SEC Halts Unregistered Offering

The Securities and Exchange Commission (SEC) has charged Navigators International Management Co., Ltd. (Navigators), James R. Spurger and Benjamin W. Young, Jr. with securities fraud, conducting unregistered securities offerings, and acting as unregistered broker-dealers.  Navigators is a Bahamian company run by Spurger and Young.  Spurger lives in the Houston area, while Young is a U.S. citizen [...]

The Securities and Exchange Commission (SEC) has charged Navigators International Management Co., Ltd. (Navigators), James R. Spurger and Benjamin W. Young, Jr. with securities fraud, conducting unregistered securities offerings, and acting as unregistered broker-dealers.  Navigators is a Bahamian company run by Spurger and Young.  Spurger lives in the Houston area, while Young is a U.S. citizen living in El Salvador.

According to the SEC, the defendants raised over $1 million by telling investors that their money would be pooled and used to purchase a bond with which the defendants would secure a line of credit which would provide the promised return.  The defendants told investors that their investment was collateralized and perfectly safe.The defendants did purchase a bond, but it turned out to be a counterfeit.  Undeterred by that experience, the defendants offered stock in an unaffiliated, unregistered company through the Internet by misrepresenting the company’s current and future business contracts.

When the SEC arrived on the scene, the defendants were engaged in yet another offering, this one involving what the defendants called ZCASH electronic tokens.  The defendants promised investors an enormous return on their investment in the ZCASH tokens and rebates on customers’ use of ZCASH tokens when purchasing items on Navigators’ website.

This case marks a trend and underscores how important it is that baby boomers and seniors independently investigate brokers and unregistered investments.  Notice that the defendants’ first effort involved buying a bond from people who turned out to be scam artists themselves.  The bond was counterfeit.

More often we are seeing scams that involve investment in an enterprise that plans to make money by investing in another scam.  I am serving as Receiver in a case like that.  The promoter promised enormous returns.  To generate those enormous returns he invested in a Ponzi scheme.  When that scheme went belly up, he invested in a second Ponzi scheme.  When that one failed, he invested in yet another scam.  If the SEC had not stepped in he would still be raising money by promising outrageous returns and looking for the next Ponzi scheme to generate the returns.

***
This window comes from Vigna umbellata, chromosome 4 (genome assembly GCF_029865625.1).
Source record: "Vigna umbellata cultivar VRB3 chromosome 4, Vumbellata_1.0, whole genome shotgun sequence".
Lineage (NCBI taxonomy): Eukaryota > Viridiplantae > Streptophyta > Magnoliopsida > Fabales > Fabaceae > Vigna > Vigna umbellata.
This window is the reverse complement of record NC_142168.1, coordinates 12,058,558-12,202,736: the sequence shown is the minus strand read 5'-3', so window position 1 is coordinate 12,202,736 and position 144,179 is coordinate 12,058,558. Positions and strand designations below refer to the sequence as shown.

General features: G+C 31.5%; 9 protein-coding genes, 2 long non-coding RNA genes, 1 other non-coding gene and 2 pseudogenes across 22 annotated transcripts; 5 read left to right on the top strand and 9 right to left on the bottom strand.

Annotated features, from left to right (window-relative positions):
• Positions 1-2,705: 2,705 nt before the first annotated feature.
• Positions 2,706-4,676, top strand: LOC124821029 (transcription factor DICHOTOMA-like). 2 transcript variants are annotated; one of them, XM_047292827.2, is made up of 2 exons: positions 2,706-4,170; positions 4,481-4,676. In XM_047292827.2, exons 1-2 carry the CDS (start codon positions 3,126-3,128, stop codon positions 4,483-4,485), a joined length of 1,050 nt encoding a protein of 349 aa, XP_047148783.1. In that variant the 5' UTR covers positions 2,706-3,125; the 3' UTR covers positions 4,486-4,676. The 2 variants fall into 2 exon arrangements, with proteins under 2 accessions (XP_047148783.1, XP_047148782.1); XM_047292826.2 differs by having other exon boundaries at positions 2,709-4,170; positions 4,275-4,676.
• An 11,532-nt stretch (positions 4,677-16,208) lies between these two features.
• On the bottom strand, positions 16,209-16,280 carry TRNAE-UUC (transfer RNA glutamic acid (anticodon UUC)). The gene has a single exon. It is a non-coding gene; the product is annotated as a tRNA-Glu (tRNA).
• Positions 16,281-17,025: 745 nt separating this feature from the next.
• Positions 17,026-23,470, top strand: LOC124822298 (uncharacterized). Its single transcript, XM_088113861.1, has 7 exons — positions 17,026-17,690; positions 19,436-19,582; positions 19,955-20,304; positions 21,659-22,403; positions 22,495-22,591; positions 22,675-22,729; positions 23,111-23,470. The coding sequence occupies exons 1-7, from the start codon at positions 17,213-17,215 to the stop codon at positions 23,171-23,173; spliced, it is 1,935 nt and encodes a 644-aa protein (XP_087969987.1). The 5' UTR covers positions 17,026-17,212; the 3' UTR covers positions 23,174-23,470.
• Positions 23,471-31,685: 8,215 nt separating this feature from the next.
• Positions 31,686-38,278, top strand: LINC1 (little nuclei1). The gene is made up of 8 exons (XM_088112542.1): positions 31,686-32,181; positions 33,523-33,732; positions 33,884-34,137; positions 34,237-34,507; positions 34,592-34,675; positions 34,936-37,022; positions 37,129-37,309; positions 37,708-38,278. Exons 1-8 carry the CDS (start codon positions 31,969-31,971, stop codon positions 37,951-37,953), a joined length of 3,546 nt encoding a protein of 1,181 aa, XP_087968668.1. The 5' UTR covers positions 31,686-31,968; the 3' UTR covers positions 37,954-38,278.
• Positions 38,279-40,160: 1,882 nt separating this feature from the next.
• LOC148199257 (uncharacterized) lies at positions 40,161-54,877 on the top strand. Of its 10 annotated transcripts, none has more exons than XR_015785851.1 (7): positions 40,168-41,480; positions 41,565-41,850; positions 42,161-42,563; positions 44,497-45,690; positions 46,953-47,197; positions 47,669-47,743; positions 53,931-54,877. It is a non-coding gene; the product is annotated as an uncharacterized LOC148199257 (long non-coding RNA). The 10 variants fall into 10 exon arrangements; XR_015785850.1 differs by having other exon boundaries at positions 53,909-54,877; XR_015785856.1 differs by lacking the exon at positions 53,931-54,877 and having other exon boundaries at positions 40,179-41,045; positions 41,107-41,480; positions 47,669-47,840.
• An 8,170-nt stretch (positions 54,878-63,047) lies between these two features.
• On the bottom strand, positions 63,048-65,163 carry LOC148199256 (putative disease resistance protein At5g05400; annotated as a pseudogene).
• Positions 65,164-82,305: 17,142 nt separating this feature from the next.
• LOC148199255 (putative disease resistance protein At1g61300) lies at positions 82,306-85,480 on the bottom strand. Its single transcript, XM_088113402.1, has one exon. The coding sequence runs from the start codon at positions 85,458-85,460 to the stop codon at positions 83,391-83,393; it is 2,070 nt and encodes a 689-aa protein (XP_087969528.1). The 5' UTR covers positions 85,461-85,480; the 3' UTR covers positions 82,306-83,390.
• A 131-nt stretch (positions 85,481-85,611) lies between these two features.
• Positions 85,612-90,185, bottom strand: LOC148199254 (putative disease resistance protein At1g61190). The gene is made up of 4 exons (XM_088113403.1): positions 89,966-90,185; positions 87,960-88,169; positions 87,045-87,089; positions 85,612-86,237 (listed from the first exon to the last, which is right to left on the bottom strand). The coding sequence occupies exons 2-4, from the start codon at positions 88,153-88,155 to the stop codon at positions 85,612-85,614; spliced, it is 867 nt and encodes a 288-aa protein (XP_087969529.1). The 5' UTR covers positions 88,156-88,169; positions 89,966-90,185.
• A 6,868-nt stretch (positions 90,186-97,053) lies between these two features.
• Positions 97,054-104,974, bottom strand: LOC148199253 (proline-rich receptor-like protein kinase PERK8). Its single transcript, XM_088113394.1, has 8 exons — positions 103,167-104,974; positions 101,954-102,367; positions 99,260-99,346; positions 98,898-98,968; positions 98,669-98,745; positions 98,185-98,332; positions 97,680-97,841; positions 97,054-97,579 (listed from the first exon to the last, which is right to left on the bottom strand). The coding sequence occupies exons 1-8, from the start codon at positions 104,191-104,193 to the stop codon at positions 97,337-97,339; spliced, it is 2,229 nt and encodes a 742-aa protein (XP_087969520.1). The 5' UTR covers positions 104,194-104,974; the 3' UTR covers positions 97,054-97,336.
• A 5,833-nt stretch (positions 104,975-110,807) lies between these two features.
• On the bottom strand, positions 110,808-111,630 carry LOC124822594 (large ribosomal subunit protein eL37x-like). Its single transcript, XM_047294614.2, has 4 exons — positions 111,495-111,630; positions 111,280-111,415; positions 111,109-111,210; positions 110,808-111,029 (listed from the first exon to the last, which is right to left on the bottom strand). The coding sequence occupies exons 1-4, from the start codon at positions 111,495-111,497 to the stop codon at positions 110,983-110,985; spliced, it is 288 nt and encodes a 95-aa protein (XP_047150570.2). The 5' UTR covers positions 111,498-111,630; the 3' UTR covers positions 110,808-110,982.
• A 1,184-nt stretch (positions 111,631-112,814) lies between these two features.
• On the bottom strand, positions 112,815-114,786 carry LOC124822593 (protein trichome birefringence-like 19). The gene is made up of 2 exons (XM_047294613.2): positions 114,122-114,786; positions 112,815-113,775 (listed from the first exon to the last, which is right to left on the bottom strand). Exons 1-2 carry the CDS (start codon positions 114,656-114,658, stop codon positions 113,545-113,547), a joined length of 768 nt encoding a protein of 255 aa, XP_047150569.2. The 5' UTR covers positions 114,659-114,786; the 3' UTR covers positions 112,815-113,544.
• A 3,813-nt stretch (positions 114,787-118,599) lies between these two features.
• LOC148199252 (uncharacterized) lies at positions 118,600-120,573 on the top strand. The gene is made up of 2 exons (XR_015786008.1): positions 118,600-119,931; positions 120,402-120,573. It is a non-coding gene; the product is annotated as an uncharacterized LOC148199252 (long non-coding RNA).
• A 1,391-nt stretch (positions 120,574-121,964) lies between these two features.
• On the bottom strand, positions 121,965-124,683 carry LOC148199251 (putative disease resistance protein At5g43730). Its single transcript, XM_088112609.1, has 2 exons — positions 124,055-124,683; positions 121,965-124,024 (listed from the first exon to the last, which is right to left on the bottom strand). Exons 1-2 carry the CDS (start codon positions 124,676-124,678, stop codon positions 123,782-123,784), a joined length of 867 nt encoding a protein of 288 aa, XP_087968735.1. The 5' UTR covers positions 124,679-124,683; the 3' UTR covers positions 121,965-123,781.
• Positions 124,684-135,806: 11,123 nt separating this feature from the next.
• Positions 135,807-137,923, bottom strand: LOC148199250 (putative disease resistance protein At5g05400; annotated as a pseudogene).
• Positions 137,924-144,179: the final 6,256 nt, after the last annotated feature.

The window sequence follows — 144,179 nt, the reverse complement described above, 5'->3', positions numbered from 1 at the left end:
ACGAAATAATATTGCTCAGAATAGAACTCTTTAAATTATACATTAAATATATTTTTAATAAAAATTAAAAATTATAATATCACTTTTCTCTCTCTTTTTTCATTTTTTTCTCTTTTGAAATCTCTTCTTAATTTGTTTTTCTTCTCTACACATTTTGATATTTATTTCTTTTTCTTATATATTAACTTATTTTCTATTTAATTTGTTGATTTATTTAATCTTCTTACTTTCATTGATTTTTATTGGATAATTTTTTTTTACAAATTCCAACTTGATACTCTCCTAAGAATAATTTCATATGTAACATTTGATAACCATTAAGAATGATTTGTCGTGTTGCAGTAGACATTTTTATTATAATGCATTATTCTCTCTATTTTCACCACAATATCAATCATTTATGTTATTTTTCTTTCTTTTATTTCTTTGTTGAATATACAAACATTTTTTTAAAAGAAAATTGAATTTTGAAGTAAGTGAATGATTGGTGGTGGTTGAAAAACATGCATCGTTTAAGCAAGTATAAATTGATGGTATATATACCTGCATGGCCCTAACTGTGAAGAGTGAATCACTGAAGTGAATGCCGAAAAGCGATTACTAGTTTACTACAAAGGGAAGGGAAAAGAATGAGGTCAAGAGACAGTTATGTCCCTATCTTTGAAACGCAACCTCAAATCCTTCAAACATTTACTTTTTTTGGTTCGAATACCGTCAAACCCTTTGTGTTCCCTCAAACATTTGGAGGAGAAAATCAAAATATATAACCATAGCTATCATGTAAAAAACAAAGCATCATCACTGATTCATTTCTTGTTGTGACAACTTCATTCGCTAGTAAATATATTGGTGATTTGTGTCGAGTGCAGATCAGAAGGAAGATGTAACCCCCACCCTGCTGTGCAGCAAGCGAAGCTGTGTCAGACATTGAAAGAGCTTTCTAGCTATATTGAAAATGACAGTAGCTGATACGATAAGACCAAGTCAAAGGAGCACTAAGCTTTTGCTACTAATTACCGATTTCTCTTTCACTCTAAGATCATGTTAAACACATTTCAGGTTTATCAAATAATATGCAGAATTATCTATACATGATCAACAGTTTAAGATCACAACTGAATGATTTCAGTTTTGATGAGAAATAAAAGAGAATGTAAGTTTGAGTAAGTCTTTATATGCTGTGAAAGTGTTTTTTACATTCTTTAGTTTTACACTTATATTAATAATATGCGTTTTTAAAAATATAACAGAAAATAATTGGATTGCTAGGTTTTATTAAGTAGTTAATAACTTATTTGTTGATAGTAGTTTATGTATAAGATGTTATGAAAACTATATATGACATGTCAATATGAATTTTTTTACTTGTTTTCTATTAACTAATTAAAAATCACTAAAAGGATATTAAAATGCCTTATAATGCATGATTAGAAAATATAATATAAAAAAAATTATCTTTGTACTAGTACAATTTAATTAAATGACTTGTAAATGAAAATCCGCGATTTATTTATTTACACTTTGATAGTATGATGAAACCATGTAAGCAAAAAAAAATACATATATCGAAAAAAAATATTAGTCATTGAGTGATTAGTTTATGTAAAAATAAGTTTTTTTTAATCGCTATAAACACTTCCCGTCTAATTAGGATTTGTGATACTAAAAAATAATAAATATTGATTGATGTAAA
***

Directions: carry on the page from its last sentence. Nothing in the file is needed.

When it comes to sizing up unregistered investments, investors need to investigate several layers deep.


1,066 Responses to “SEC Halts Unregistered Offering”

  1. alice.1913 says:

    The defendants have now moved to have all of the further documents, letters and responses SEALED…


    Oh well… Looks like they are going to have a trail after all… pretrial conferences have re-started and Young is not agreeing to the terms…

    @Miami Pete – yup, I don’t understand how the same collateral can be used for all of the Promissory Notes and IBOE’s that are being issued to the work centers and individuals.

    There are literally THOUSANDS of people and groups that have been issued these things and it is all based on the same collateral?

    The money goes to this bank, you have to pay to open the accounts over there and then WAIT on funding. If it does indeed come in it is not available to you for a year unless you take loans against the collateral?

    But wait, there is a way that you can use the money now domestically but they still have not revealed it yet. Unless that is the deal where you take the paperwork to your local bank or an attorney …

    Head spinning. I agree, the hand slap has been given, yet again but pride is going to get the best of them and the Court is going to get tired of the shenanigans… we can only hope…

  2. GreenT says:

    How do we know the original bond was counterfeit or is just part of the story?

  3. Miami Pete says:

    Alice – No need to even ponder this group further. Just look at the Director fo the IBOM “bank”. It is King David somebody or other and he’s got a long list of scams behind him. He tried to unsuccessfully securitize in ground metal assets a while back. This is the explanation for raising money to be given to the poor blokes who are trying to get their promised loans from two years ago. Don’t these geniuses at the Work Centers do any homework? You don’t magically create $500B at a whack out of thin air. Especially from some alleged bank on a rock out in the pacific ocean. Almost comical now.